But at the end of the day, as long as Weezer like it, why does anyone else matter? This clearly wasn’t made to appeal to longtime fans who actually appreciated this band’s creativity or spirit, nor is it going to break them into the alt-pop scene given how overwhelmingly forgettable it is. But given that Weezer have sealed themselves in their bubble now, it looks like they’re just going to carry on in this vein, and we’re all worse for it. Let’s just remind ourselves that this is a band with multiple classic albums under their belt, and the fact that they’ve decided to just throw all of that away for a style that doesn’t suit them at all and an album that can’t even be called passable is tremendously disappointing whichever way you spin it. The Black Album may be a desperate cry for relevance in 2019, but it’s not one that’s suitably built on or realised in any way, shape or form, and while Weezer might want to prove they’re just as spry as the young pups in the yard, they come across more like the old dog limping about on its gammy leg – old, pitiable, and crying to be put out of its misery.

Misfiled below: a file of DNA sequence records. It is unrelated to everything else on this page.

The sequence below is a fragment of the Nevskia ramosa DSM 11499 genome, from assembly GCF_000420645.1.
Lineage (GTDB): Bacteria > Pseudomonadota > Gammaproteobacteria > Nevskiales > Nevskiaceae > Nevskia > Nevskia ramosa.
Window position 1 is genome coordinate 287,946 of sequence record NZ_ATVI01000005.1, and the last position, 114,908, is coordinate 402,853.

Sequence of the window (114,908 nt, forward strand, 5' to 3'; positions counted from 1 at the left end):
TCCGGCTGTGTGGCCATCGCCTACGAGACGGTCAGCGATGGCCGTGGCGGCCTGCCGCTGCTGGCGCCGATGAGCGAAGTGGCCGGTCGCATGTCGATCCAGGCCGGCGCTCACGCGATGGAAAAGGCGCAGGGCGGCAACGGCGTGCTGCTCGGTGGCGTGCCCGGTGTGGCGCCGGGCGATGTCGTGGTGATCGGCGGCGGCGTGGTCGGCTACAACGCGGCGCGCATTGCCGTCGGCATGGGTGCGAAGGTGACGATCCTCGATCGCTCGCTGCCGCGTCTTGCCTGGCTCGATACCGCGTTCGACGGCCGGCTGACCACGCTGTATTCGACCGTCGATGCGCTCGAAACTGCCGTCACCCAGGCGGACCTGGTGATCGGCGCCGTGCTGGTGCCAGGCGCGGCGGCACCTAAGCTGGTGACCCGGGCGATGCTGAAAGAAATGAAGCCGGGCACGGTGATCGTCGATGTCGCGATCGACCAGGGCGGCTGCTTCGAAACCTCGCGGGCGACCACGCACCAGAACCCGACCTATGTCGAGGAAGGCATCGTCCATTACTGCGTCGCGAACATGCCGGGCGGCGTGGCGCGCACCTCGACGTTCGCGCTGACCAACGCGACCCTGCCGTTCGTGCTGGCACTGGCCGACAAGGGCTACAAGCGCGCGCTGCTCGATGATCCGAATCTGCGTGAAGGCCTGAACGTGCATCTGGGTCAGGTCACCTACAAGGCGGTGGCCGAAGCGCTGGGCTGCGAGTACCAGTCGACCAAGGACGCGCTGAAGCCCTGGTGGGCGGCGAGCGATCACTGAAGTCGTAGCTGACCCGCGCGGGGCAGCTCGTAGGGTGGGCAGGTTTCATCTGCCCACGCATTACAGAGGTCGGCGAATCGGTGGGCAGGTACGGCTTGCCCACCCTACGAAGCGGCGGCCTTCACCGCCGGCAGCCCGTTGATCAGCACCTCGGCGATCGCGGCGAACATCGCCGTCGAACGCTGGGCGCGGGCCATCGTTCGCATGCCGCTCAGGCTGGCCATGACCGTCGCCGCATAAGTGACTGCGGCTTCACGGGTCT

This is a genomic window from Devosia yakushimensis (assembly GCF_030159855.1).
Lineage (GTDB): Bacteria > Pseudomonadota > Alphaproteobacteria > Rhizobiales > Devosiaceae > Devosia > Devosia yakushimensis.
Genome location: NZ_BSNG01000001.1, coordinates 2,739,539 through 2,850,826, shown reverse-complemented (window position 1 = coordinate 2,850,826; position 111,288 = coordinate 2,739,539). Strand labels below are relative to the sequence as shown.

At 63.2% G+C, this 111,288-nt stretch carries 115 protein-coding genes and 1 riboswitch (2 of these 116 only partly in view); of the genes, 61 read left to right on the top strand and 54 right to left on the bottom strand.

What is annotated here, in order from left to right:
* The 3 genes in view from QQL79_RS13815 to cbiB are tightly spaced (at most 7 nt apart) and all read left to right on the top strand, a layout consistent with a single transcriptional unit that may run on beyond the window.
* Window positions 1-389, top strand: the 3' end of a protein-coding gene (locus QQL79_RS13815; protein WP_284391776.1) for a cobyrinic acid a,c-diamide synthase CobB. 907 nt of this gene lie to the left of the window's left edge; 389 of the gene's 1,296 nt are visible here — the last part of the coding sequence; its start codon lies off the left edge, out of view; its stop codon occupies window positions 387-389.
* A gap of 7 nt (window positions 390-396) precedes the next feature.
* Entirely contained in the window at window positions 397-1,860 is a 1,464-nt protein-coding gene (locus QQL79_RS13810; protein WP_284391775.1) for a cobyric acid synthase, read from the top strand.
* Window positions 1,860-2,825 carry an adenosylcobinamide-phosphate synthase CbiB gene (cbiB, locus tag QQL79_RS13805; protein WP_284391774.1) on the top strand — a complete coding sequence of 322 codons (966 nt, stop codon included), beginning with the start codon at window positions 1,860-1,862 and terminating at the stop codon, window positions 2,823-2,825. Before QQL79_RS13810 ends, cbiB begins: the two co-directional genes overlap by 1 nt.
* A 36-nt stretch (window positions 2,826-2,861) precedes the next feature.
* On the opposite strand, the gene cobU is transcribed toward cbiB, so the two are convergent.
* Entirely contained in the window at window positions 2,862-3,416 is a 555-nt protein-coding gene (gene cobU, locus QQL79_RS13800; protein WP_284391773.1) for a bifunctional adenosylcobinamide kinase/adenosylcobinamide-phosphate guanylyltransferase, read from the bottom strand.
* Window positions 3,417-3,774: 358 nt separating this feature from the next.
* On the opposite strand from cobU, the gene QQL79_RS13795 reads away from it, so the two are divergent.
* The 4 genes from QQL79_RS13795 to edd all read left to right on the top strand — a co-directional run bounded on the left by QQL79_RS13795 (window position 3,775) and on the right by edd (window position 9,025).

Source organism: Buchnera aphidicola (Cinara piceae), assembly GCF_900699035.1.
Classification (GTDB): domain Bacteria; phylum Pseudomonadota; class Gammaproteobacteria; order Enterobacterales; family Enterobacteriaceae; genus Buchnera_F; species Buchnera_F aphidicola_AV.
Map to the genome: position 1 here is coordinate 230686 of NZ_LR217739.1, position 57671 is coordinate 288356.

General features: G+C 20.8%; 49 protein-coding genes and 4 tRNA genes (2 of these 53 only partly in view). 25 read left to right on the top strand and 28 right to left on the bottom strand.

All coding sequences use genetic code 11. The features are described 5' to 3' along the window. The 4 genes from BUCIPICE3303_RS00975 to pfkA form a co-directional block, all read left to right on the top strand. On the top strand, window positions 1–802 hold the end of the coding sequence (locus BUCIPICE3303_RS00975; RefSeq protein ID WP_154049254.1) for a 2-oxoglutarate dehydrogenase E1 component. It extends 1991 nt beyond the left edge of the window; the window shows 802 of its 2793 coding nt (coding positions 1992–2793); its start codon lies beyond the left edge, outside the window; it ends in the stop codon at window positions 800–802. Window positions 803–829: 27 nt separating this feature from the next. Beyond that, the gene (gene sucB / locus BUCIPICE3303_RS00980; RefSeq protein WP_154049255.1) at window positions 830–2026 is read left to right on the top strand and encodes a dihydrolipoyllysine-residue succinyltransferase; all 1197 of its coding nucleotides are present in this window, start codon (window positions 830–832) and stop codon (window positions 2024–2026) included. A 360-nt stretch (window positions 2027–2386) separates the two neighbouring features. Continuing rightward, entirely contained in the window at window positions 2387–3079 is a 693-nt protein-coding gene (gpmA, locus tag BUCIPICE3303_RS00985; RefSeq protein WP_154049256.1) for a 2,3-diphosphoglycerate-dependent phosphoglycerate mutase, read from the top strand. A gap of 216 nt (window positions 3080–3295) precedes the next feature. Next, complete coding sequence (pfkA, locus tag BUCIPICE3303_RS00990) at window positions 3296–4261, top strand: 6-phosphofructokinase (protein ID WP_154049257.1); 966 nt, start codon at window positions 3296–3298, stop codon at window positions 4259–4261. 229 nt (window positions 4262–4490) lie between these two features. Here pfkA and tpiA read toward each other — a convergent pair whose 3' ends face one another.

For fans of: Fall Out Boy, Smash Mouth, Twenty One Pilots
Words by Luke Nuttall

‘Weezer’ (The Black Album) is out now on Crush Music / Atlantic Records.

One thought

Leave a Reply